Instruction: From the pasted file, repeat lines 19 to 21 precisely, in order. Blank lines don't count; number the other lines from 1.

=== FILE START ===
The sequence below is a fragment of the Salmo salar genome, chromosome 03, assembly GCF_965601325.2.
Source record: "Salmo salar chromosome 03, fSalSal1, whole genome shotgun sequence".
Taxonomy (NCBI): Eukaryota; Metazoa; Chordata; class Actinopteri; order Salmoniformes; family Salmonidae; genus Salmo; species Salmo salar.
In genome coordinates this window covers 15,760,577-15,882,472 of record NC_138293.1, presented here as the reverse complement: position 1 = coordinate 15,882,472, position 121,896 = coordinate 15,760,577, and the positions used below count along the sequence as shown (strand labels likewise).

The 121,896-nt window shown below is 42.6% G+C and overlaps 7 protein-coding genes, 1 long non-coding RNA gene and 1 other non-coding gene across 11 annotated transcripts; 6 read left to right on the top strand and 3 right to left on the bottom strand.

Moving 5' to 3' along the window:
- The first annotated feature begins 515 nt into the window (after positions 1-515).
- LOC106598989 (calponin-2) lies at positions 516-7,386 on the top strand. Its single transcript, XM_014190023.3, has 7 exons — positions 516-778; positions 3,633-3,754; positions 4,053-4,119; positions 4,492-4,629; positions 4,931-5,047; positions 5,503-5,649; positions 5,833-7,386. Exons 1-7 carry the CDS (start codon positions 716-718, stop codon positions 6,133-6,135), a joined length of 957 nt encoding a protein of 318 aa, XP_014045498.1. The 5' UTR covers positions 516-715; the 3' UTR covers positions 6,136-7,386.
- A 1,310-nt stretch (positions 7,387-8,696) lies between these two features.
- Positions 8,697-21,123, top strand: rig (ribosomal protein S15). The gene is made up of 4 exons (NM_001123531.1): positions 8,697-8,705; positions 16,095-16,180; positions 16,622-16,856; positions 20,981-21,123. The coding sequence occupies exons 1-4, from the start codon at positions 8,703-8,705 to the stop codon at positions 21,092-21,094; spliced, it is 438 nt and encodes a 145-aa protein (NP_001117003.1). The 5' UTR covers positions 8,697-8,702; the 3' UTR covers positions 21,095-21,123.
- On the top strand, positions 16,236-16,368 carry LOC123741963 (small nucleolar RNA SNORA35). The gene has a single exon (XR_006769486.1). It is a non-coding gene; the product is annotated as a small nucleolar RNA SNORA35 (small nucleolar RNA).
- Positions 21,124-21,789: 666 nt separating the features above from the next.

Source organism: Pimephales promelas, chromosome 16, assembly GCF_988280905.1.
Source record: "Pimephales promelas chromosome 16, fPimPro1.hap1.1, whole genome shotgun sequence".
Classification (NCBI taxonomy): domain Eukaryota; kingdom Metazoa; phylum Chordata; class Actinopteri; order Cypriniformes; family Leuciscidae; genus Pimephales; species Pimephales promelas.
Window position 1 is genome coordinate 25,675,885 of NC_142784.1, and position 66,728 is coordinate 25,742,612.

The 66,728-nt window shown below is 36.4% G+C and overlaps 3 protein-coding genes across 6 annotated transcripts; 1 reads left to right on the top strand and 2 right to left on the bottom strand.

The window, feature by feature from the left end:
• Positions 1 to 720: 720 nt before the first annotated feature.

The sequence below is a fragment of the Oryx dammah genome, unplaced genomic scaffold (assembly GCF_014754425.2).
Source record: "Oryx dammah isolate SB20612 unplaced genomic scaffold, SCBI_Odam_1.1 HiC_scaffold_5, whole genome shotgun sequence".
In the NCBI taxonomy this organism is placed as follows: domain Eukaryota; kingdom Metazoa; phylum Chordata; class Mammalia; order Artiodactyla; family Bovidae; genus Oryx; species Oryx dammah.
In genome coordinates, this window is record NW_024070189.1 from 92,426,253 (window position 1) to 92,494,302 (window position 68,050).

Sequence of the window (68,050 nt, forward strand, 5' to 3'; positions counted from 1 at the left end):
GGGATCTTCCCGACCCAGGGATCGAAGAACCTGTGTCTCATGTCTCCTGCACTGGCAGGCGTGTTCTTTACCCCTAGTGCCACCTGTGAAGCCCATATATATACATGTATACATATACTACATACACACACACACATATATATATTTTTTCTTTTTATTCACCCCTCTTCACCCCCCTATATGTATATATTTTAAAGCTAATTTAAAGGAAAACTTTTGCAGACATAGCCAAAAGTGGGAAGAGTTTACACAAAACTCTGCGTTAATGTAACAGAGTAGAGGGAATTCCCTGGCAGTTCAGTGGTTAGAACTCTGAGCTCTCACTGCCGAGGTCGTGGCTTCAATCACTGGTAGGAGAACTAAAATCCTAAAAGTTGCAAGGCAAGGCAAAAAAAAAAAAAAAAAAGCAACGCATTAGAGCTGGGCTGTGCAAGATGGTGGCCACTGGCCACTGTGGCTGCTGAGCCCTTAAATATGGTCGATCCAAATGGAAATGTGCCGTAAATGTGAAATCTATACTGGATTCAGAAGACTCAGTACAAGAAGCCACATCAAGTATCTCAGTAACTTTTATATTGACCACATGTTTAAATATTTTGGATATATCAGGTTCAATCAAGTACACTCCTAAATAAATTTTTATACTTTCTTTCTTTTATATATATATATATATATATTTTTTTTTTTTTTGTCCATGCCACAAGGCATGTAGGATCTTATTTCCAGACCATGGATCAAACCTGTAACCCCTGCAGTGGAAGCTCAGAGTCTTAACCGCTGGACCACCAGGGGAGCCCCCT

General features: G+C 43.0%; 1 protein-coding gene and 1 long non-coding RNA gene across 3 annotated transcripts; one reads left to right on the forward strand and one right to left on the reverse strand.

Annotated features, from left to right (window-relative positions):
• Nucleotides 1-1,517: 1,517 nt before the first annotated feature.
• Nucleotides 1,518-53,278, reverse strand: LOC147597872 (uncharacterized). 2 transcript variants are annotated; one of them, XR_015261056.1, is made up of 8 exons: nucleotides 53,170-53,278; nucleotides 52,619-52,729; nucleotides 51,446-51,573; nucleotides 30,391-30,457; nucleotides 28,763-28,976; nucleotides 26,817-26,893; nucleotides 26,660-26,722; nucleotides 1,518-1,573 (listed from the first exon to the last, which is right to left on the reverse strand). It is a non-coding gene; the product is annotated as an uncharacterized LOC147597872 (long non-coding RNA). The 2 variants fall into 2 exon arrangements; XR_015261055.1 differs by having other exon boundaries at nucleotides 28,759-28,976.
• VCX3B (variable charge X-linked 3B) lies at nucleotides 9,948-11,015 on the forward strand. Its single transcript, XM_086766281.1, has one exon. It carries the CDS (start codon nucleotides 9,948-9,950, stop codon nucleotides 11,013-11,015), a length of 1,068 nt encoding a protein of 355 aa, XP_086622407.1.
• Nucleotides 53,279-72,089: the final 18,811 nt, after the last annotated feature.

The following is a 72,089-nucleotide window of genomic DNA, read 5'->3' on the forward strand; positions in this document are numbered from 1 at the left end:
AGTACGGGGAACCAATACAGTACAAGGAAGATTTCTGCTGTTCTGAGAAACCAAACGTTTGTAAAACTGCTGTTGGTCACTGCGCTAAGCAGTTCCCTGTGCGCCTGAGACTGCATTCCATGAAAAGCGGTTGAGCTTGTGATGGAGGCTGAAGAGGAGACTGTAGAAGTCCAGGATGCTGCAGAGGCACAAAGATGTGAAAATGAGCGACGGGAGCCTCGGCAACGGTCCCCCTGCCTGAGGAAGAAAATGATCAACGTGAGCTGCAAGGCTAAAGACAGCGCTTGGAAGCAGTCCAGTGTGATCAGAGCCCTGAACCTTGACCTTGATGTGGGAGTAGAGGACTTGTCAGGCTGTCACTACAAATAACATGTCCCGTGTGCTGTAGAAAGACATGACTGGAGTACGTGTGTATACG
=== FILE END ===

• Positions 1 to 720: 720 nt before the first annotated feature.

The sequence below is a fragment of the Oryx dammah genome, unplaced genomic scaffold (assembly GCF_014754425.2).
Source record: "Oryx dammah isolate SB20612 unplaced genomic scaffold, SCBI_Odam_1.1 HiC_scaffold_5, whole genome shotgun sequence".